STN BOLD signal during the SST and association with impulsivity. (A) Results of the regression-based estimates of the left STN signal show higher activation in Stop trials compared with Go trials, #p < .001. STN signal in Stop Inhibit trials was significantly elevated compared with Go trials, p = .024, whereas Stop Respond trials showed nearly significant difference compared with Go trials, #p = .052. (B) Results of the regression-based estimates of the right STN signal show higher activation in Stop trials compared with Go trials, #p < .011. Stop Respond signal was higher than in Go trials, #p = .010. (C) There was a significant inverse correlation between right STN Stop Inhibit signal and TCI measure of impulsivity, r = −.679, p = .006.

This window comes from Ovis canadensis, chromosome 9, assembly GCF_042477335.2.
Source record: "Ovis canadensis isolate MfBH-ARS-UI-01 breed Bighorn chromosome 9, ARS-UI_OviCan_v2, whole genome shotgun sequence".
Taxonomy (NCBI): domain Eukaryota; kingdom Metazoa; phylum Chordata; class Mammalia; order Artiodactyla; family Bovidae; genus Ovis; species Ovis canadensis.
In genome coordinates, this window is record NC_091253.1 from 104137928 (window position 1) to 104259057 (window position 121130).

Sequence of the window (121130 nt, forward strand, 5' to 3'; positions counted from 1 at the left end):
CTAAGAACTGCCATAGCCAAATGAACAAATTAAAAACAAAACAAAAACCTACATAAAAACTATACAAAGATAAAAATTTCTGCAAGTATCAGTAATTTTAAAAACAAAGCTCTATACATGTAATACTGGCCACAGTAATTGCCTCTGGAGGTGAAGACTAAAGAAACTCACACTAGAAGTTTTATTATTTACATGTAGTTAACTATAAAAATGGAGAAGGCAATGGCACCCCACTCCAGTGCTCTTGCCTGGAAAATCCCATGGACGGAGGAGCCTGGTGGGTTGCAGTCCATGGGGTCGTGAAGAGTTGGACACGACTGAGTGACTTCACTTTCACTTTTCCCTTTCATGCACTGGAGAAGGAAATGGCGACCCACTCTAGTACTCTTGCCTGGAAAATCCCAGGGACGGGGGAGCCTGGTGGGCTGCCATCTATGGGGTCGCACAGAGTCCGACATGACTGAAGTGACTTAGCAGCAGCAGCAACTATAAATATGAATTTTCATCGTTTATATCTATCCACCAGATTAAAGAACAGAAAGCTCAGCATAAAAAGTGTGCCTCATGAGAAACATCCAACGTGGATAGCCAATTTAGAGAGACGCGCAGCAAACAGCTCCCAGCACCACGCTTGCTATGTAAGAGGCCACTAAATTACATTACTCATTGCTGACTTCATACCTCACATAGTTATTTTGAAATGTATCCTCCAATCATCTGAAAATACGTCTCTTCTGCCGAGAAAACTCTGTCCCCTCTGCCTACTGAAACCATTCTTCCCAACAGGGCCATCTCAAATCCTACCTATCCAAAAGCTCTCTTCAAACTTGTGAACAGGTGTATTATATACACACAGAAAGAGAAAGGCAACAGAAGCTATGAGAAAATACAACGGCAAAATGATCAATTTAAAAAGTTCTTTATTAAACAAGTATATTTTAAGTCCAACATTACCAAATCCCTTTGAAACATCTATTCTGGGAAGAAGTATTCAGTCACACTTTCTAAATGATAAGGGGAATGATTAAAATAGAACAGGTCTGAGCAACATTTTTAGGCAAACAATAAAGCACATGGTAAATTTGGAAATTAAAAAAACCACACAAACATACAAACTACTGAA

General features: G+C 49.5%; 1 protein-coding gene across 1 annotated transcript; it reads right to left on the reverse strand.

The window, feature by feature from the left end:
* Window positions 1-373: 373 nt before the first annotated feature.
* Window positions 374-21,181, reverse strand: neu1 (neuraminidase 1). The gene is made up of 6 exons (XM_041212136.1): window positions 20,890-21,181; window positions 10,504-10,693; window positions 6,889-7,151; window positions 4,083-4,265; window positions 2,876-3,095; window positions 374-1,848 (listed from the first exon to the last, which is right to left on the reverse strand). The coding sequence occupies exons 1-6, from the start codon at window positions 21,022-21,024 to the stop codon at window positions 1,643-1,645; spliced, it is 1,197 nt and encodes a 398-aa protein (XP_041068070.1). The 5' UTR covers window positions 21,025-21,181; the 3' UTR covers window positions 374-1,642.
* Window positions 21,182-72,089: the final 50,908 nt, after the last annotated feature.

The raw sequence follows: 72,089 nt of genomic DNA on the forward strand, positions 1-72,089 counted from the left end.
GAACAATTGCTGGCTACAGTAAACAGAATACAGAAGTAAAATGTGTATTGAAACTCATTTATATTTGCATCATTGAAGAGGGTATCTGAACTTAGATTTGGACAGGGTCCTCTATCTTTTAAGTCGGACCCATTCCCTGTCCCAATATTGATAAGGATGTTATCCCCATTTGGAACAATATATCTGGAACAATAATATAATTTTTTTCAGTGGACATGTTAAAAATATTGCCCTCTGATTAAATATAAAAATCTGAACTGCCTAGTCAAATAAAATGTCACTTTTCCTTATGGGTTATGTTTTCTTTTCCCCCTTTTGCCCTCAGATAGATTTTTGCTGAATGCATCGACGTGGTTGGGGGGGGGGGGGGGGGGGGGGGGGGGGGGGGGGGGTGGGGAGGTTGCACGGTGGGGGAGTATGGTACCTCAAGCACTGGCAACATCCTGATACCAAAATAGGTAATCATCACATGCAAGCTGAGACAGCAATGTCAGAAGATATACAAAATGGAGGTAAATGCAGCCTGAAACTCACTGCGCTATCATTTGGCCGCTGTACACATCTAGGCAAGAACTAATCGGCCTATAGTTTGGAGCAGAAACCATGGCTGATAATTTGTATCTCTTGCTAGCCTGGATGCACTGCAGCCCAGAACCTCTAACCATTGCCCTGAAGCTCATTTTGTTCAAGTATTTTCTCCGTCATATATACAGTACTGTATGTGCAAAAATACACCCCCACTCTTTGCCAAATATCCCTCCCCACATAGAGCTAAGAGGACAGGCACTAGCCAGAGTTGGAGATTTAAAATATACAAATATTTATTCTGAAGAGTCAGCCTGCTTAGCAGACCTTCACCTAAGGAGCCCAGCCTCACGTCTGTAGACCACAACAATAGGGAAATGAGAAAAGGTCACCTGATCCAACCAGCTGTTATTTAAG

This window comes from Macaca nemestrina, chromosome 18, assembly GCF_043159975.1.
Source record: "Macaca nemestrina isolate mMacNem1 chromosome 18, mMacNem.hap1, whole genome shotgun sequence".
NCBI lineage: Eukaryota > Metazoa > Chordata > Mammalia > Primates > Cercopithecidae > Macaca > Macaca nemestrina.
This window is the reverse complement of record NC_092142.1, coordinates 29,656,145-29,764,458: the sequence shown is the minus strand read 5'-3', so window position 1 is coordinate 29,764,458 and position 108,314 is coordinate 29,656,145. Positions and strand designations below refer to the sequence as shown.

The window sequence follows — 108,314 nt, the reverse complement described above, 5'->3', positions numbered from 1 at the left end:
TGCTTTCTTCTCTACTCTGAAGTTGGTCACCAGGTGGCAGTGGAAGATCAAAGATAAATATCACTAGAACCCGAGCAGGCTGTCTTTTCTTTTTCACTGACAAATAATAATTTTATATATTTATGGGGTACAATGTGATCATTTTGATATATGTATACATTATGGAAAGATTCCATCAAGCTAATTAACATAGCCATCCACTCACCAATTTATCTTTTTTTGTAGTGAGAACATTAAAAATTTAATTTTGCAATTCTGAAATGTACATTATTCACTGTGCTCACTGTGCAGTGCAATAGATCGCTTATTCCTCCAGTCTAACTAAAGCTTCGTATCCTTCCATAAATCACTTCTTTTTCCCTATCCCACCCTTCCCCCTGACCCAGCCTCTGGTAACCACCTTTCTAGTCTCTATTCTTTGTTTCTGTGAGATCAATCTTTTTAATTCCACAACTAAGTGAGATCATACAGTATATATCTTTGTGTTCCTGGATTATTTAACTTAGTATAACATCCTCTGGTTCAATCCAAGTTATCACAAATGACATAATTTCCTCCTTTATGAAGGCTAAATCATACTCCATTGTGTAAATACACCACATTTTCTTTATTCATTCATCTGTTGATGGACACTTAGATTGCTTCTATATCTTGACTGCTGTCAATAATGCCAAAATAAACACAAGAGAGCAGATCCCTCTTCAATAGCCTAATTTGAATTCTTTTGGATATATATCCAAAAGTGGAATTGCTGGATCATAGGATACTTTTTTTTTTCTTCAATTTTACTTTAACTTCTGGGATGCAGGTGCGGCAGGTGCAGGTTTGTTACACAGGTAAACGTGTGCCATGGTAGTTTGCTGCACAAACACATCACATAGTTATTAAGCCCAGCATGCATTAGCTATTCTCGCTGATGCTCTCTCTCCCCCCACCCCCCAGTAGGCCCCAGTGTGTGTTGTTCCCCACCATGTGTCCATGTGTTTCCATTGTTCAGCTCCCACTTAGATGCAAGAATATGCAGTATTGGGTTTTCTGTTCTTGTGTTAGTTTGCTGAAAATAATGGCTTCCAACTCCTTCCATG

STN Correlation with Impulsivity

We tested if the level of STN signal was associated with individual differences in impulsivity score from the TCI (Cloninger, 1994). The signal from the right STN, but not the left STN, during Stop trials was significantly and inversely correlated with impulsivity, r = −.580, p = .030, and r = −.348, p = .314, corrected for multiple comparisons. The right STN correlation with impulsivity appeared to be driven by its activation during Stop Inhibit trials since this correlation was r = −.679, p = .006, whereas it was r = −0.226, p = .734, with Stop Respond trials. We also found evidence of personality dimension specificity, in that right STN BOLD signal did not correlate with two other dimensions within the Novelty Seeking domain, Extravagance and Disorderliness. The correlation with impulsivity was also region specific in that the signal from the right SN, another BG nucleus situated just ventral to the STN, whose signal was localized in the same manner as the STN (Yoon et al., 2015), was not significant. Furthermore, the correlation between right STN and impulsivity remained highly significant, r = −.707, p = .006, after controlling for right SN signal.

STN Signal Time Course—Early Activation during Stop Inhibit Trials